HONOLULU -- The middle-aged Japanese guy turned his head, incredulous that someone would be outkicking him at the end of the marathon.
That person would be me, who somehow found great velocity in the last mile of the race, even after feeling like I might have to walk at Mile 23. After the huge hill on the road to Diamond Head near Mile 25, the course is all downhill for a screaming finish. I felt like I might blackout but I kept pushing as hard as I could.
I'd always wanted to run in the Honolulu Marathon, a race that my aunt has run about eight times in her life. But I'd never really had the time -- or the training.
But this year I had a shot at it. Sure, I had just run in the Marine Corps Marathon seven weeks before and really could not train until two weeks before this race, but I thought some training at the end of a long running season was better than nothing.
So I cashed in some frequent flyer miles and off I went.
This marathon is so interesting on so many levels. First, it's a true community race -- locals can buy into it for a mere $26 (you see their reviews on Yelp talking about "it's only a dollar a mile") and there is no time limit so people can walk it, take breaks, or whatever.
Then add the element of thousands of Japanese marathoners (they often are the majority of runners in this race at about 51 percent representation) and you have a very interesting dynamic. It's the first race I've been to in which signs are in two languages:
For me I just wanted to run in it -- and tweak a few things in my marathon experience, namely getting calf muscle cramps late in the race.
Because it's so hot (for running) in Honolulu, it starts at 5 a.m. So you have to get up at like 3:30 a.m. and make your way to the starting line. For an East Coaster like myself, it's not that bad, because a 5-hour time difference makes getting up that early actually reasonable.
This year it actually rained. It was more of a mist -- I tossed the trash bag that I was going to use as my windbreaker at the start of the race, but it was more than enough to be in for more than four hours. (My shoes days later still are wet).
Anyway, I made my way to the starting line. I saw right away what people also mentioned in reviews -- the portapotties have men/women signs on them. There were two "women" portapotties to each one for men.
At the start of the race they sang the National Anthem and I think Japan's. Then we were in for a treat -- a fireworks barrage as the race started! It gave me something to do for the five minutes or so it took for me to reach the starting line from my group.
It was interesting running with so many people in the dark. I put my right shoe in three holes in the first few miles of the race and thankfully did not twist my ankle when I was avoiding tripping another runner and my right shoe skidded over the top of a plastic stick-like road barrier. The movement was akin to my running shoe being a skateboard over a handrail.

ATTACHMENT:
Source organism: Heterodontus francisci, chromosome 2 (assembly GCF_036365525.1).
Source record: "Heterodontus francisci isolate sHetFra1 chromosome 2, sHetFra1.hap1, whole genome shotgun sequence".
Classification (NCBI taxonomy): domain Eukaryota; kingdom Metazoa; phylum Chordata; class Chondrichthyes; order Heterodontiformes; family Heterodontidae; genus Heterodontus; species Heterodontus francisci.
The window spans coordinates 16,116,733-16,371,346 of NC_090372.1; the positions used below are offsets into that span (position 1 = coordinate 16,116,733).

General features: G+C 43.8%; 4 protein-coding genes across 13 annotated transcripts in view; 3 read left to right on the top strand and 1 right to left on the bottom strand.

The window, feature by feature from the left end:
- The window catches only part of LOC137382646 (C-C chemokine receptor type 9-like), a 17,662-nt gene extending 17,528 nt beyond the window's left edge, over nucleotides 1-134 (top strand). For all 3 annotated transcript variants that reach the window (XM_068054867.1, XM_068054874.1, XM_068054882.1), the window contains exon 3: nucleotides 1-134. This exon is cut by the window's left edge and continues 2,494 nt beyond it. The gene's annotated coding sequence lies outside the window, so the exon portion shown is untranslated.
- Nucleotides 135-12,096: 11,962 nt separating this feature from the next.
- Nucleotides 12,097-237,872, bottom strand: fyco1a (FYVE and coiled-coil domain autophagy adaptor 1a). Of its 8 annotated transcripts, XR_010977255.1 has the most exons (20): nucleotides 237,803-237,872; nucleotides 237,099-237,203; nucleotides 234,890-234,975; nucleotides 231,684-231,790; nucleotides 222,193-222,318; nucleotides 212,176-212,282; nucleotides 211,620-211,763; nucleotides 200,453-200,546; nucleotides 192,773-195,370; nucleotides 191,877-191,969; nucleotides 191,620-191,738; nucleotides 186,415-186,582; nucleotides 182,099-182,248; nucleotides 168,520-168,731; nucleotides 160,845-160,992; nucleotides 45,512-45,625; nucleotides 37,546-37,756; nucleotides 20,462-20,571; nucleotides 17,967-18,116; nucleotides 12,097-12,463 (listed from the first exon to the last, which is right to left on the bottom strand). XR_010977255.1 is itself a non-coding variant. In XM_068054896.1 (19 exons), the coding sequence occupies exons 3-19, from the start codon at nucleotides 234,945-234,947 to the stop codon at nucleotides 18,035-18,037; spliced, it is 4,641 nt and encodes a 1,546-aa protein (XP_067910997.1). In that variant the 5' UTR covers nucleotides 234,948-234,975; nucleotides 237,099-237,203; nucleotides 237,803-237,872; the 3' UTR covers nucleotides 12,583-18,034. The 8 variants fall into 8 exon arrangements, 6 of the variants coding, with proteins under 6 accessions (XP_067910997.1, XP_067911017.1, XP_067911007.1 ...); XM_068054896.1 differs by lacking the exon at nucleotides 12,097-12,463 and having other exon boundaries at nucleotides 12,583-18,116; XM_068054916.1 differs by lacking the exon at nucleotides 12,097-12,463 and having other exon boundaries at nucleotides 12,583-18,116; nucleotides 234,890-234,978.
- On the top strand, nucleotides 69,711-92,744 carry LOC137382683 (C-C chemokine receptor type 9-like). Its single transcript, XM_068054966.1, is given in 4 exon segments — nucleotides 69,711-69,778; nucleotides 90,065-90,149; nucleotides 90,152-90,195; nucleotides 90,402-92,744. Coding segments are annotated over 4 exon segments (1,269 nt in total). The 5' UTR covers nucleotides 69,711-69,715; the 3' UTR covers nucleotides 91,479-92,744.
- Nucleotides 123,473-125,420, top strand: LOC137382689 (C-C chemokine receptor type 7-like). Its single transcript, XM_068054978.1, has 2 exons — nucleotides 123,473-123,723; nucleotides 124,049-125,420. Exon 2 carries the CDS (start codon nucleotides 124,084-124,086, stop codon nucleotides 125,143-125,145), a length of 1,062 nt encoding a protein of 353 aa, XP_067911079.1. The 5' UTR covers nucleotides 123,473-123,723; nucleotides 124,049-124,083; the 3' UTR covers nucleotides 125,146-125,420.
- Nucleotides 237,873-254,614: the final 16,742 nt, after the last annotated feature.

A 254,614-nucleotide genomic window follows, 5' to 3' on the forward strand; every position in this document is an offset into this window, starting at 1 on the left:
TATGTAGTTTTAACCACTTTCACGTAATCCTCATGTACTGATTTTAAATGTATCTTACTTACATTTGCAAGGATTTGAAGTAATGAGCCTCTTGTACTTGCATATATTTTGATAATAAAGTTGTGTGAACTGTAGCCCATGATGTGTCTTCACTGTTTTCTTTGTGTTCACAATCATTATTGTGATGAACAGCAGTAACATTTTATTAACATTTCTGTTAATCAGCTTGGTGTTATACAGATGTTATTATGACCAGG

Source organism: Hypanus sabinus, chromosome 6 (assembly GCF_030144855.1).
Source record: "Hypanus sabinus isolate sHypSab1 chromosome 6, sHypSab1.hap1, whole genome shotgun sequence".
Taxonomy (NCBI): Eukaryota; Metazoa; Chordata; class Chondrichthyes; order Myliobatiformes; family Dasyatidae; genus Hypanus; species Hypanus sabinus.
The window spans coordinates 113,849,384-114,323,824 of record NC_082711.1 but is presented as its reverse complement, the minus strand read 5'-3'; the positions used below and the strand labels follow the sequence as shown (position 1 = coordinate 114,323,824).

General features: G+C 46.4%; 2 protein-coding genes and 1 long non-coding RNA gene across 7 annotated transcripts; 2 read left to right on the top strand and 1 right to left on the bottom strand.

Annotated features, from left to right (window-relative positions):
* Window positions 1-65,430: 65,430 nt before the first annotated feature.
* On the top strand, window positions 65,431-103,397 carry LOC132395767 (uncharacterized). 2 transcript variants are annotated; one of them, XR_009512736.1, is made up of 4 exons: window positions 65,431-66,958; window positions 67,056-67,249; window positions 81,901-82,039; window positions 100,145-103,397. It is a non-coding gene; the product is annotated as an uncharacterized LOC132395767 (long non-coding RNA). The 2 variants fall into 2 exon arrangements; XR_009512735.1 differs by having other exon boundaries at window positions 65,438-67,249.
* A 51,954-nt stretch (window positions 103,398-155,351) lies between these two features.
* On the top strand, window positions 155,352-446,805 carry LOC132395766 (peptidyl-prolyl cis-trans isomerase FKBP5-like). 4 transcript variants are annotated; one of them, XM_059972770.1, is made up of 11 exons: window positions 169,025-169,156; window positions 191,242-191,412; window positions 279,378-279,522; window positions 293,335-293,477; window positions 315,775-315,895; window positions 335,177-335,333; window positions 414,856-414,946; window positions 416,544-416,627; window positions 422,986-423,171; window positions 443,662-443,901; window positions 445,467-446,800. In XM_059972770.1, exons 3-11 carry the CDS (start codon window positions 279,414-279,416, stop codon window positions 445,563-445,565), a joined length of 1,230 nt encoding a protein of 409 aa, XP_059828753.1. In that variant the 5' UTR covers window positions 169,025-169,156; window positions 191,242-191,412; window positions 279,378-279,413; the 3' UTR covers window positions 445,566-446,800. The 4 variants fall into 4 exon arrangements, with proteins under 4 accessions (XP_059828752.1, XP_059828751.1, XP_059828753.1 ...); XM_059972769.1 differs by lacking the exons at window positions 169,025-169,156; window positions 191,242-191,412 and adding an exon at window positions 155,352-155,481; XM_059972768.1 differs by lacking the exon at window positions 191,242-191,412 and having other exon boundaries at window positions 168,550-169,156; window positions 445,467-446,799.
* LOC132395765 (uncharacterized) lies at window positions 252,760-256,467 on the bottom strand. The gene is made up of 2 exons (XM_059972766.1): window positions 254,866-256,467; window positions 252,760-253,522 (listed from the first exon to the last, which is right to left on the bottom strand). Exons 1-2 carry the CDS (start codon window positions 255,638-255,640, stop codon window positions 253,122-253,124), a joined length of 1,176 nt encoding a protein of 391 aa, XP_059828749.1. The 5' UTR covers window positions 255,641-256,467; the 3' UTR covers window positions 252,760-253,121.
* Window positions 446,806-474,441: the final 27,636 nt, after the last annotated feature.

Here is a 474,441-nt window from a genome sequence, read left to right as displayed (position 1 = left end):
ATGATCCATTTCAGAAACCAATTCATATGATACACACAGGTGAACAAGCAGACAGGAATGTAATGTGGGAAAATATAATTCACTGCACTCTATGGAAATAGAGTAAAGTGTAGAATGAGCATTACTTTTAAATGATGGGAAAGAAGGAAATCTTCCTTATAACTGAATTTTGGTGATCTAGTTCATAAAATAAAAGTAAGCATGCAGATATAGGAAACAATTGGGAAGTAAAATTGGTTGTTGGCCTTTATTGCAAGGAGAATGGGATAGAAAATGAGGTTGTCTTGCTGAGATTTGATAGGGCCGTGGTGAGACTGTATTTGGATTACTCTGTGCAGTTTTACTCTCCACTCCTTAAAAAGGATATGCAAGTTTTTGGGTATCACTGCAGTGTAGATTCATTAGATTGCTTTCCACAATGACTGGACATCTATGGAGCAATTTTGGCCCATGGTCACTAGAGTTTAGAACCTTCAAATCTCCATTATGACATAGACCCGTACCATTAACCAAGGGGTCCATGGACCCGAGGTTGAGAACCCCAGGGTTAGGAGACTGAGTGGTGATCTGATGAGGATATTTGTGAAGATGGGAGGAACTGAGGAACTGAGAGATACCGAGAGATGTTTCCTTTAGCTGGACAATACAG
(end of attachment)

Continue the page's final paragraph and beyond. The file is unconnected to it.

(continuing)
The course got congested with narrow roads in spots and so my first few miles were slower than I would have wanted. But I told myself I was doing this for fun so I didn't worry.
It finally got light around Mile 10 and from there to about Mile 16 the misty rain and a headwind belted my face and body. I thought it was slowing me down but I was confident I could pick up the pace after the second half.
But I noticed after 13 miles my pace was slowing down, just as it did in 2010 when I ran in the Bank of America Chicago Marathon. I wasn't really worried about it but I found myself totally hitting the wall around Mile 18. After Mile 20, something interesting happened -- my pace returned to normal and I wondered if this was what it was like to be breaking through the wall.
But no, after Mile 23, my pace slowed again. I was going so slow that I told myself I was just pushing the kids in the double BOB stroller. I even contemplated walking but somehow just accepted the shuffle I was doing. Then finally the huge hill at Mile 24 was over and I joined others for a screaming finish.
I brought a CamelBak on this race just as I did in the Marine Corps Marathon but thought I probably wouldn't do so in a similar situation in the future -- from about Mile 18 on I was just drinking gatorade from the water stations like everyone else. I took GU gels about every four miles.
I wore for the first time in a race my cep compression calf sleeves. These things were worth the money. At several times in the race I could feel my calf muscles acting like they were going to cramp but they never did. Each time it happened, I would take an S! Caps capsule and one time I even ate a mustard packet, emulating high school football players. I felt like the mustard really worked right away, it was crazy.
The other thing that helped were my midfoot-strike running shoes. I could tell that these contributed to not having cramps during the race because as I was running downhill I forgot about my stride and could feel my calf start to cramp as my right heel hit the ground.
After the race, I wandered around the park to get my finisher's T-shirt and medal. The reviews I read raved about the malasadas they gave out. They are a kind of Portuguese donut. I got one and liked it but to be honest I wasn't crazy about eating something deep fried right after the race.
The race had one more novel thing to offer -- they had a huge screen set up in the park showing runners crossing the finish line. What was neat about it was they time-delayed the feed so you could watch yourself crossing the line (as in the picture at the top of this blog).
All in all a really great experience and I'm glad I did it!
Time: 5 a.m.
Temp: 70 degrees, light rain mist
Gear: Technical T-shirt, short (2014 Publix Georgia Half Marathon), shorts, Skechers Go Run 3.